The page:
Saturday, February 21, 2009

Pope, Pelosi, Abortion, Politics

One of my favorite newspapers, the Arizona Republic (AR), published a "news briefing" on February 19 entitled "Pope urges Pelosi to reject support of abortion rights". Apparently, when Pope Benedict XVI met recently with Nancy Pelosi, the Democratic U.S. House speaker, he, according to the AR, told Pelosi, a Roman Catholic and an abortion-rights advocate, that Catholic politicians have a duty to protect life "at all stages of its development."

I find it amazing how people can identify themselves with a particular faith and not hold to some of the basic tenets of that faith. Is being a Roman Catholic for such a person simply something they do out of "family tradition" or perhaps out of political expediency? Why would such a person want to meet with the Pope and take the risk of being told they weren't being a good Catholic? Do the pro-Democrat, anti-abortion people of America really care that Pelosi is an abortion-rights advocate? Do the abortion-rights advocates really care what the Pope thinks? Would someone like Pelosi even seriously consider the request of her spiritual leader when the political risks are so high?

Here's my point. The answers one is likely to give to all these, and other similar questions, just point to the fact that somewhere along the line, we have lost the ability to think straight about some key matters because we have lost our desire to adhere to some absolutes.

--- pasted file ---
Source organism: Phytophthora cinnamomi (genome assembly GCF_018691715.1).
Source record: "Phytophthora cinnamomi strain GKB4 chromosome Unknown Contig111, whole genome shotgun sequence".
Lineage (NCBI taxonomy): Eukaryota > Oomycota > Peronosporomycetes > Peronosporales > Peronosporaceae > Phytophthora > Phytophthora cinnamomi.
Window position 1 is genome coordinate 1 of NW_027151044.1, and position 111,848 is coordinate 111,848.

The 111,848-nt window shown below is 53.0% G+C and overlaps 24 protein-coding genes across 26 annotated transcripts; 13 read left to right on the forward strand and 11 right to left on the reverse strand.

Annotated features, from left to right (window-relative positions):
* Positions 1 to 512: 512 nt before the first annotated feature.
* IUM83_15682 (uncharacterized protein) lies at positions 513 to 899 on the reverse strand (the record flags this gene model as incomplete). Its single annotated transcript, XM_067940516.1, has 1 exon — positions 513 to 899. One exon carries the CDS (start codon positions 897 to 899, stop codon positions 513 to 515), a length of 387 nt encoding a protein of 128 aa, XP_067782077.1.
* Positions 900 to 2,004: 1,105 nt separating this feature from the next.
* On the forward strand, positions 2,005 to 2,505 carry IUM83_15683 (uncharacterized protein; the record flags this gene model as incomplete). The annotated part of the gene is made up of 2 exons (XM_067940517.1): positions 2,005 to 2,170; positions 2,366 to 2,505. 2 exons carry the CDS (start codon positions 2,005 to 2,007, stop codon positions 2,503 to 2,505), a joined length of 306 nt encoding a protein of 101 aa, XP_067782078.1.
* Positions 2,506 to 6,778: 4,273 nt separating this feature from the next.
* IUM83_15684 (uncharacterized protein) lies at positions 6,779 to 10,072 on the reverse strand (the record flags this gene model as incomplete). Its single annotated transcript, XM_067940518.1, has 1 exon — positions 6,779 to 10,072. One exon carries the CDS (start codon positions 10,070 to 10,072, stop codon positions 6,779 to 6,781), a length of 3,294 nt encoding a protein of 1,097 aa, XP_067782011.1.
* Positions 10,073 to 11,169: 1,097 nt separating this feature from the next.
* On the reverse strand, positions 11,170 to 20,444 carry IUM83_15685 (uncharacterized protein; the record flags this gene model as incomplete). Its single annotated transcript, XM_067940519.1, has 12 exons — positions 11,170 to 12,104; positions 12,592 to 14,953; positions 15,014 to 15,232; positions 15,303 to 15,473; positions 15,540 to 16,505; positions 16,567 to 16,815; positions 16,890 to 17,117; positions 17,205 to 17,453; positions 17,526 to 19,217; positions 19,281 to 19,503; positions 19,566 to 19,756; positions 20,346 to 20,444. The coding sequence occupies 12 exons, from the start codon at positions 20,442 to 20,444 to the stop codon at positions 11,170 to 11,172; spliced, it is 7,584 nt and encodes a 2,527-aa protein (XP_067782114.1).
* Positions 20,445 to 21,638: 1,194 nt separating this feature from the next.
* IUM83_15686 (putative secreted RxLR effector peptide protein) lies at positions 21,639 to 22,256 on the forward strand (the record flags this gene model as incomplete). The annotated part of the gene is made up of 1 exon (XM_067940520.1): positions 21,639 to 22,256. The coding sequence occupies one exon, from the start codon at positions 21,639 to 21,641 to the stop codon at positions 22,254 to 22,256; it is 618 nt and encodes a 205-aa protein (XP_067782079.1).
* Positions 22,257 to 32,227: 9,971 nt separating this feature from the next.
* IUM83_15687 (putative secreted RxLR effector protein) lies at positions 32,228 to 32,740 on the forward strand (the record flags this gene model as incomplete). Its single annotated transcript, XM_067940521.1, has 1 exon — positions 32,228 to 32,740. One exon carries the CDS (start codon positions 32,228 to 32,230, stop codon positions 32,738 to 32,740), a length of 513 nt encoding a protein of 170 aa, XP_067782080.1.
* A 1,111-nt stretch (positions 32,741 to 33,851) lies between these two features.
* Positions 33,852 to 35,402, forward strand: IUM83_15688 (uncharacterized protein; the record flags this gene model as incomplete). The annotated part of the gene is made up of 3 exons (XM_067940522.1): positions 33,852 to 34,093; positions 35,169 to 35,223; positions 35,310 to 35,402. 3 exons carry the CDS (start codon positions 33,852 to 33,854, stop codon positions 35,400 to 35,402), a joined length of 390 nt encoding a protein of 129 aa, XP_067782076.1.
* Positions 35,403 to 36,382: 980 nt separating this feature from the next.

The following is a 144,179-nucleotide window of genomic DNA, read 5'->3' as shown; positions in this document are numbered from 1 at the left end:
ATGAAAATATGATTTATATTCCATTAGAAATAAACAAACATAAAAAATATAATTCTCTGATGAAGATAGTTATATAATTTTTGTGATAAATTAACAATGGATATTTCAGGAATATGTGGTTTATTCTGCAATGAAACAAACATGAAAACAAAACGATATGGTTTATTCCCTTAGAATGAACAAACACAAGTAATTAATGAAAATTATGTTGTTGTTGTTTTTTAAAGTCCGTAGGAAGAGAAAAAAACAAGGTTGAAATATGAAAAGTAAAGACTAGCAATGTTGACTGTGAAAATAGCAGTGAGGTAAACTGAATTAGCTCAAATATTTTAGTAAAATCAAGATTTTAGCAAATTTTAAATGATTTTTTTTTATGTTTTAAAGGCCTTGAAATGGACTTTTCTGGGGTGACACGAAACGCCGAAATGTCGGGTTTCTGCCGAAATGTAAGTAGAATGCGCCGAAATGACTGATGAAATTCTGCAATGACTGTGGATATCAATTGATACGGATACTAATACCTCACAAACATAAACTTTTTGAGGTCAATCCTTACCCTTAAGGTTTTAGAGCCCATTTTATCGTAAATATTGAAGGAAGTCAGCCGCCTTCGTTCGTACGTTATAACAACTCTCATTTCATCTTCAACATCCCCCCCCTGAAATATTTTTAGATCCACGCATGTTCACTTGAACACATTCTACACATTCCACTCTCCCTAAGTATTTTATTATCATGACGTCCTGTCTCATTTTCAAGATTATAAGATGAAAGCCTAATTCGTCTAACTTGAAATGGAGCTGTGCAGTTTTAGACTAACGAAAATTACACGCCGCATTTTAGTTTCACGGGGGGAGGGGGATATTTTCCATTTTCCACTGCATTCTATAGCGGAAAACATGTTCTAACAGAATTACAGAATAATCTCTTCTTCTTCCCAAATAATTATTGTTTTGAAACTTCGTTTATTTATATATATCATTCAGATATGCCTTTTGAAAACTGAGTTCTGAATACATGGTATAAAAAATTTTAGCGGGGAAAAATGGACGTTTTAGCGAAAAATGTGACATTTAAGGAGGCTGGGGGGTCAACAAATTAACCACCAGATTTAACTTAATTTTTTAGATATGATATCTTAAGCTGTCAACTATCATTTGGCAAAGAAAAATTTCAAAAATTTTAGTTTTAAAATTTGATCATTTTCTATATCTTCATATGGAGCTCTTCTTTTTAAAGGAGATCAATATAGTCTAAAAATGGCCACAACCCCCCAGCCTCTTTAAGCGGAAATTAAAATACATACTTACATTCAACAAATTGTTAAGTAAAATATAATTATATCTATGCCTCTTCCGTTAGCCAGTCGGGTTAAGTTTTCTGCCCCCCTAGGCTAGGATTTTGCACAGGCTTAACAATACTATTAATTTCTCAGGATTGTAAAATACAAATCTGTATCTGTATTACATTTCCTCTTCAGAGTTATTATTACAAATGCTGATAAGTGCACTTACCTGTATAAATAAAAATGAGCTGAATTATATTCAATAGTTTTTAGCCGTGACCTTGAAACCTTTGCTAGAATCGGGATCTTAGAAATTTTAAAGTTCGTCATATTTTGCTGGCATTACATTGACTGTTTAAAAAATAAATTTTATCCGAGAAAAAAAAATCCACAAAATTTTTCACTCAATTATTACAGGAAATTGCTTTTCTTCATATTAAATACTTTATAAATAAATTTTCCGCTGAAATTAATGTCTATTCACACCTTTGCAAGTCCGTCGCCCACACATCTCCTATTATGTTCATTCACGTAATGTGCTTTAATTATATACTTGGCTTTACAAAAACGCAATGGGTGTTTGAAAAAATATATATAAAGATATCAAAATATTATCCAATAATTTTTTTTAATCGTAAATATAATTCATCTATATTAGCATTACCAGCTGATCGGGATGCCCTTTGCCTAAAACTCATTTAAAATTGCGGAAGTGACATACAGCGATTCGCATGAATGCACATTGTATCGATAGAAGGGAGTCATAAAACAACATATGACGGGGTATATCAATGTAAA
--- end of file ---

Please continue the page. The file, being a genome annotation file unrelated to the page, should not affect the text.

For starters, even if we believe there is a God (which I do), we do not find it necessary to accept what He is likely to say about certain things, especially if it does not fit in with our own desires or goals. Secondly, organized religion for many has become more of a membership club than a collective means of worshiping and serving the Creator. Thirdly, personal faith has become just that to a lot of people -- that is, it's so 'personal' that they themselves stipulate all the ground rules of the very 'faith' they choose to have. For example, "I'll be a Christian, but I won't accept the tenets of Christianity concerning the virgin birth, the sanctity of life, total dependence on God, and the Great Commission, etc."

What does all this mean for the true Christian? The way I see it is simply this: I have to realize that unless a politician stands up for and personally adheres to the teaching of his or her faith, especially those claiming to be Christians, whether Roman Catholic or otherwise, then I must discard as completely irrelevant anything they say about their faith and possibly most of what they say outside matters of faith.

At least that's the way I see it. What do you think?

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